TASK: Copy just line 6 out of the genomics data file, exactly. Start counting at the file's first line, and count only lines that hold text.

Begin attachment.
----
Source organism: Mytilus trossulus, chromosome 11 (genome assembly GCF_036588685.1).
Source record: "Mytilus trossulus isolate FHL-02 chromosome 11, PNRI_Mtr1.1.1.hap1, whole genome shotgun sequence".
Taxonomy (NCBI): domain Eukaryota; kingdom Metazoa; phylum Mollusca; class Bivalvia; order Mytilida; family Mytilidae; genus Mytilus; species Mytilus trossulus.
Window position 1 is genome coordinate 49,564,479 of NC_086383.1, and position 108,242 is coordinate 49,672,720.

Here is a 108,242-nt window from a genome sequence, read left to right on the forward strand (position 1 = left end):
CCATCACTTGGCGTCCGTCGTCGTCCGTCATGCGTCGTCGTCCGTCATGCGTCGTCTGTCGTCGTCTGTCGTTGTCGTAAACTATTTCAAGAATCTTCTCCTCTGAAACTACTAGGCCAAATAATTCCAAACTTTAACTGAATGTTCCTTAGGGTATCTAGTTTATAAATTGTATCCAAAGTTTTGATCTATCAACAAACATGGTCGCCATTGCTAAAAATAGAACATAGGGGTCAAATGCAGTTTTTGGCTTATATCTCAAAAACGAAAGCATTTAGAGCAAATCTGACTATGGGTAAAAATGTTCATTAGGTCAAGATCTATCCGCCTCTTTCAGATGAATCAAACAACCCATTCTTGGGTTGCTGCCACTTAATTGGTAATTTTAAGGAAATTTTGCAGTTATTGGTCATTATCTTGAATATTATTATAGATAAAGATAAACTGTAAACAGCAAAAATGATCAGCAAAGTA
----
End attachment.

CCATCACTTGGCGTCCGTCGTCGTCCGTCATGCGTCGTCGTCCGTCATGCGTCGTCTGTCGTCGTCTGTCGTTGTCGTAAACTATTTCAAGAATCTTCTCCTCTGAAACTACTAGGCCAAATAATTCCAAACTTTAACTGAATGTTCCTTAGGGTATCTAGTTTATAAATTGTATCCAAAGTTTTGATCTATCAACAAACATGGTCGCCATTGCTAAAAATAGAACATAGGGGTCAAATGCAGTTTTTGGCTTATATCTCAAAAACGAAAGCATTTAGAGCAAATCTGACTATGGGTAAAAATGTTCATTAGGTCAAGATCTATCCGCCTCTTTCAGATGAATCAAACAACCCATTCTTGGGTTGCTGCCACTTAATTGGTAATTTTAAGGAAATTTTGCAGTTATTGGTCATTATCTTGAATATTATTATAGATAAAGATAAACTGTAAACAGCAAAAATGATCAGCAAAGTA